No right to spotlight grieving families

Regarding "Grieving in the media spotlight" (Feb. 25, Opinion): I am revolted by the media mentality that thinks it is important or decent to ask how individuals feel about heinous crimes that have been inflicted on their mother, father, child, sibling, or spouse. The mentality is part of the syndrome, which some of the public shares with reporters, that they have a "right to know" everything.

We have no right to know about people's private feelings and relationships unless they impinge in some important way upon the larger population. I always want to cheer when a public figure tells a reporter "It's none of your business," when asked a personal question.

Journalists have no "right" to shine a light on private lives, unless there is good reason to believe criminal or other illegal acts of some kind are being hidden.
Judith Ghoneim
Charlotte, N.C.

Appreciated concern for unemployed

Regarding "A tax cut or rent? For unemployed it's a no-brainer" (Feb. 26): I wanted to express my gratitude for this article. I am one of those qualified unemployed whose unemployment-insurance benefits run out in March. My experience, and what I've heard from other job seekers, substantiates the article. We all know the experience - the closed doors, the great abyss into which résumés and cover letters fall, and the inability to get in touch with a real person. But perhaps those who are still employed haven't gotten a real picture of the problem their ex-co-workers are facing.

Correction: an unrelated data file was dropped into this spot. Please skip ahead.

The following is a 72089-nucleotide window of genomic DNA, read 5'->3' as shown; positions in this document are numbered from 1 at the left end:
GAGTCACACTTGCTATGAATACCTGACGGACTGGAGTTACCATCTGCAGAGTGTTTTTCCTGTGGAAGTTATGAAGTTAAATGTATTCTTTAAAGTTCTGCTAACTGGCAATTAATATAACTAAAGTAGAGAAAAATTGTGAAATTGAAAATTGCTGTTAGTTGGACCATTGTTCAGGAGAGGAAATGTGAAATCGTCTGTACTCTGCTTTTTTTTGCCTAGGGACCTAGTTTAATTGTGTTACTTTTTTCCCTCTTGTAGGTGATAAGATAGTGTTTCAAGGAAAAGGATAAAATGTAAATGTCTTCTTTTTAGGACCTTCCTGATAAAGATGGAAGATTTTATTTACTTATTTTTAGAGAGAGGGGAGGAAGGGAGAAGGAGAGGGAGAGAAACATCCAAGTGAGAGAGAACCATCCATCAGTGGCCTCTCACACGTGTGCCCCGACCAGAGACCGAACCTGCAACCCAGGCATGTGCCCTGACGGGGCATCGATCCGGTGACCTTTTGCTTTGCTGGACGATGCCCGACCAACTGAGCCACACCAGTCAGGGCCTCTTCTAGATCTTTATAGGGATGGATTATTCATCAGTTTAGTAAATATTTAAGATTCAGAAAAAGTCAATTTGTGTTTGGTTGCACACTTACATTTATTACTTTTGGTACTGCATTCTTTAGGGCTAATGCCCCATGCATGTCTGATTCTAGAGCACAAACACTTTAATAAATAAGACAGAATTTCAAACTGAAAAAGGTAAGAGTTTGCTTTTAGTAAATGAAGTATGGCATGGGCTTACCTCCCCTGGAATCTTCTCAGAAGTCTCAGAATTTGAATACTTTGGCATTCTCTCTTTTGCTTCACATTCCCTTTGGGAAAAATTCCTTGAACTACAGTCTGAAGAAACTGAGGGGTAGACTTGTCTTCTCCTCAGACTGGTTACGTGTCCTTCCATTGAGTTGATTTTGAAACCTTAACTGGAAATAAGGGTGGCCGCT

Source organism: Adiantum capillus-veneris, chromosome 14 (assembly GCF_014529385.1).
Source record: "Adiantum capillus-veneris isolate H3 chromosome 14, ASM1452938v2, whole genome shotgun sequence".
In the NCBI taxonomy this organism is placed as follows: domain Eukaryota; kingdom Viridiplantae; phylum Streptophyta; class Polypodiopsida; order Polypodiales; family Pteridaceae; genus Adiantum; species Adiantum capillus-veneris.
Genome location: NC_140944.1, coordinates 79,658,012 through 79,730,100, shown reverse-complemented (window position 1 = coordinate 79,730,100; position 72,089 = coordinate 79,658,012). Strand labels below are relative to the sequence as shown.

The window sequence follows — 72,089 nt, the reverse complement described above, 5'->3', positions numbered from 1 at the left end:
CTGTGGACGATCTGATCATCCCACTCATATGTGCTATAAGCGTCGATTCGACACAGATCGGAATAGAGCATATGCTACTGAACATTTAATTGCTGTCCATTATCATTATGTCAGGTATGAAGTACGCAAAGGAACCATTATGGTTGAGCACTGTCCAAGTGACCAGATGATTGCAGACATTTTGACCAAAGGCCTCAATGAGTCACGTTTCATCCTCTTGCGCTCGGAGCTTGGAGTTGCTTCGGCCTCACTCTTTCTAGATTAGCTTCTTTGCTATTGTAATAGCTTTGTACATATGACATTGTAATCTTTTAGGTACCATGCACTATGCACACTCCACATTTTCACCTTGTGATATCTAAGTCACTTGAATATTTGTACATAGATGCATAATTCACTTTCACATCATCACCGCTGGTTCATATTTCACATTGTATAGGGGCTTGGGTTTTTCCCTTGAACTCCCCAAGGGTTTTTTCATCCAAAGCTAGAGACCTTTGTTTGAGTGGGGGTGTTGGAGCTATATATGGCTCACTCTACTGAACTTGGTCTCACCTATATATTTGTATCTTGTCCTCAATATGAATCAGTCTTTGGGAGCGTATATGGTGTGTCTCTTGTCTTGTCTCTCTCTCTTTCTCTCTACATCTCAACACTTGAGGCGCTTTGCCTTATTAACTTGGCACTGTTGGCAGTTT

Perhaps some of the House representatives negotiating the extension of unemployment-insurance benefits will read this and get a better picture of the human impact of their actions.
Sher Orpen Butler
Irving, Texas

No knocking on this door

Regarding "In a small Ohio town, a fight over the right to knock on doors" (Feb. 26): I support laws that restrict solicitors, and believe such laws protect both parties. What happens if solicitors knock on a door, and run into someone who harms them? It is not just a question of protection for residents, but for those who are soliciting. And at least having solicitors register gives cities an idea of who is out there soliciting.

Personally, I find solicitors offensive whether they are on the phone, or at my door. If I want to purchase a newspaper, or learn about a religion, I know where to find them. But I support having solicitors obtain permits so long as the law isn't aimed at race, gender, or religion.
Anita Wills
San Leandro, Calif.

Merger not monopoly

The note regarding the merger of Echostar and the Hughes Electronics subsidiary DirectTV (Feb. 27, News in Brief) notes that "opponents" of this transaction are concerned that a satellite monopoly will be the end result if the merger is approved. A monopoly like the cable-TV industry?

The merger is a great idea. It would produce an actual rival to the cable industry and its high rates. We would surely be better off with another entry into the television arena, so we can have a choice. Failure of this merger may lead to the demise of one of the two satellite firms.
John Killeen
Weymouth, Mass.

Who's selling US to them?

Regarding "Islamic militancy in Central Asia" (Feb. 28, Books): As Westerners read books such as "Jihad: The Rise of Militant Islam in Central Asia" to understand the downtrodden Muslims, who is writing books to sell to the Muslim world explaining that the West is not all about making money and that it, too, has downtrodden individuals?
Elizabeth Coote

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